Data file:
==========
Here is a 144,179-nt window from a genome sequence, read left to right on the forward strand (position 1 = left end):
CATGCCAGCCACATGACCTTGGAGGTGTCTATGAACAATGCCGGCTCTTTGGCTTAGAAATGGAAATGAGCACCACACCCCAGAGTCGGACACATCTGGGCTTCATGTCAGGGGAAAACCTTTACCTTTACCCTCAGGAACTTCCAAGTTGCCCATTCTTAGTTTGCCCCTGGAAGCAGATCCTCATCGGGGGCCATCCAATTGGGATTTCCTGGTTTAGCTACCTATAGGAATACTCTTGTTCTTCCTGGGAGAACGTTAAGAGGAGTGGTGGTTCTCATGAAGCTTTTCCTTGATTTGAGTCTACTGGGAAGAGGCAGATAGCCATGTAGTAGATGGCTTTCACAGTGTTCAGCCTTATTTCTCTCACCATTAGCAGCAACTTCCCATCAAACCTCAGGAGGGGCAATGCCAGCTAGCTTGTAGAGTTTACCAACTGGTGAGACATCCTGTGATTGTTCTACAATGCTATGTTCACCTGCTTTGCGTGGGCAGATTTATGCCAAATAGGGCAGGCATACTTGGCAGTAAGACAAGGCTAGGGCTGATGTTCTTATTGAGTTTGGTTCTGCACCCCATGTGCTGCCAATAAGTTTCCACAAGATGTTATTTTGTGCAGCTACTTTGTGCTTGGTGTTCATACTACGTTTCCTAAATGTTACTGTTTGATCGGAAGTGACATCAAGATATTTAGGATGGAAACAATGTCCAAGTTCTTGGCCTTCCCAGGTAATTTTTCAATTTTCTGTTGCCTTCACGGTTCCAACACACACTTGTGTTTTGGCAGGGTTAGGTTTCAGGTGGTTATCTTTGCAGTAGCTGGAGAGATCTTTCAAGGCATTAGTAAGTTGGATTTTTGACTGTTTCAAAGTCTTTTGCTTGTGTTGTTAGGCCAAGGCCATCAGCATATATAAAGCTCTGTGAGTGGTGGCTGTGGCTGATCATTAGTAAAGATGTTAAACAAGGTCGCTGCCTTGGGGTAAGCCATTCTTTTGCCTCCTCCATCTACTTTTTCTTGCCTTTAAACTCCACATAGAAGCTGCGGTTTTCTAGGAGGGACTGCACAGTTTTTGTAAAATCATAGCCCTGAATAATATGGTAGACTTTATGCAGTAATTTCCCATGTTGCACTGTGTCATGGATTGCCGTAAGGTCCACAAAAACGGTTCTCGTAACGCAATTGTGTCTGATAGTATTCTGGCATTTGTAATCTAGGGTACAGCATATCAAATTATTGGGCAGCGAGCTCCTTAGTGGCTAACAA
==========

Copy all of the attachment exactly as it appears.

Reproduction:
Here is a 144,179-nt window from a genome sequence, read left to right on the forward strand (position 1 = left end):
CATGCCAGCCACATGACCTTGGAGGTGTCTATGAACAATGCCGGCTCTTTGGCTTAGAAATGGAAATGAGCACCACACCCCAGAGTCGGACACATCTGGGCTTCATGTCAGGGGAAAACCTTTACCTTTACCCTCAGGAACTTCCAAGTTGCCCATTCTTAGTTTGCCCCTGGAAGCAGATCCTCATCGGGGGCCATCCAATTGGGATTTCCTGGTTTAGCTACCTATAGGAATACTCTTGTTCTTCCTGGGAGAACGTTAAGAGGAGTGGTGGTTCTCATGAAGCTTTTCCTTGATTTGAGTCTACTGGGAAGAGGCAGATAGCCATGTAGTAGATGGCTTTCACAGTGTTCAGCCTTATTTCTCTCACCATTAGCAGCAACTTCCCATCAAACCTCAGGAGGGGCAATGCCAGCTAGCTTGTAGAGTTTACCAACTGGTGAGACATCCTGTGATTGTTCTACAATGCTATGTTCACCTGCTTTGCGTGGGCAGATTTATGCCAAATAGGGCAGGCATACTTGGCAGTAAGACAAGGCTAGGGCTGATGTTCTTATTGAGTTTGGTTCTGCACCCCATGTGCTGCCAATAAGTTTCCACAAGATGTTATTTTGTGCAGCTACTTTGTGCTTGGTGTTCATACTACGTTTCCTAAATGTTACTGTTTGATCGGAAGTGACATCAAGATATTTAGGATGGAAACAATGTCCAAGTTCTTGGCCTTCCCAGGTAATTTTTCAATTTTCTGTTGCCTTCACGGTTCCAACACACACTTGTGTTTTGGCAGGGTTAGGTTTCAGGTGGTTATCTTTGCAGTAGCTGGAGAGATCTTTCAAGGCATTAGTAAGTTGGATTTTTGACTGTTTCAAAGTCTTTTGCTTGTGTTGTTAGGCCAAGGCCATCAGCATATATAAAGCTCTGTGAGTGGTGGCTGTGGCTGATCATTAGTAAAGATGTTAAACAAGGTCGCTGCCTTGGGGTAAGCCATTCTTTTGCCTCCTCCATCTACTTTTTCTTGCCTTTAAACTCCACATAGAAGCTGCGGTTTTCTAGGAGGGACTGCACAGTTTTTGTAAAATCATAGCCCTGAATAATATGGTAGACTTTATGCAGTAATTTCCCATGTTGCACTGTGTCATGGATTGCCGTAAGGTCCACAAAAACGGTTCTCGTAACGCAATTGTGTCTGATAGTATTCTGGCATTTGTAATCTAGGGTACAGCATATCAAATTATTGGGCAGCGAGCTCCTTAGTGGCTAACAA